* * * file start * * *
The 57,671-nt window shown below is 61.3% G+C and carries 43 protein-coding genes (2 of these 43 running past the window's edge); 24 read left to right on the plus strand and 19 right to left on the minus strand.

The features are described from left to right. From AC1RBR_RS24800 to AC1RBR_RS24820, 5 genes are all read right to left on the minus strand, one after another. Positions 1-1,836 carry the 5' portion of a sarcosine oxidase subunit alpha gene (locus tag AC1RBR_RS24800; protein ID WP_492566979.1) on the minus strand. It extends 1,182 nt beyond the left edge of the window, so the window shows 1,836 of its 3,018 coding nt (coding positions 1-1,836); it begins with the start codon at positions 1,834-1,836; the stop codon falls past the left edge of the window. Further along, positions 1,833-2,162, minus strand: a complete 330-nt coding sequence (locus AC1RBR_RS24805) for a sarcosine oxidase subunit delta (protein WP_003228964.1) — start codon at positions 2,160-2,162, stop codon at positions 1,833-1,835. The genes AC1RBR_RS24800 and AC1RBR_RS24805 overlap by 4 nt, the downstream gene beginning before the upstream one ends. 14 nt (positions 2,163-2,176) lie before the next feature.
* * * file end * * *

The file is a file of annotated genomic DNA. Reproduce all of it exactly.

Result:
The 57,671-nt window shown below is 61.3% G+C and carries 43 protein-coding genes (2 of these 43 running past the window's edge); 24 read left to right on the plus strand and 19 right to left on the minus strand.

The features are described from left to right. From AC1RBR_RS24800 to AC1RBR_RS24820, 5 genes are all read right to left on the minus strand, one after another. Positions 1-1,836 carry the 5' portion of a sarcosine oxidase subunit alpha gene (locus tag AC1RBR_RS24800; protein ID WP_492566979.1) on the minus strand. It extends 1,182 nt beyond the left edge of the window, so the window shows 1,836 of its 3,018 coding nt (coding positions 1-1,836); it begins with the start codon at positions 1,834-1,836; the stop codon falls past the left edge of the window. Further along, positions 1,833-2,162, minus strand: a complete 330-nt coding sequence (locus AC1RBR_RS24805) for a sarcosine oxidase subunit delta (protein WP_003228964.1) — start codon at positions 2,160-2,162, stop codon at positions 1,833-1,835. The genes AC1RBR_RS24800 and AC1RBR_RS24805 overlap by 4 nt, the downstream gene beginning before the upstream one ends. 14 nt (positions 2,163-2,176) lie before the next feature.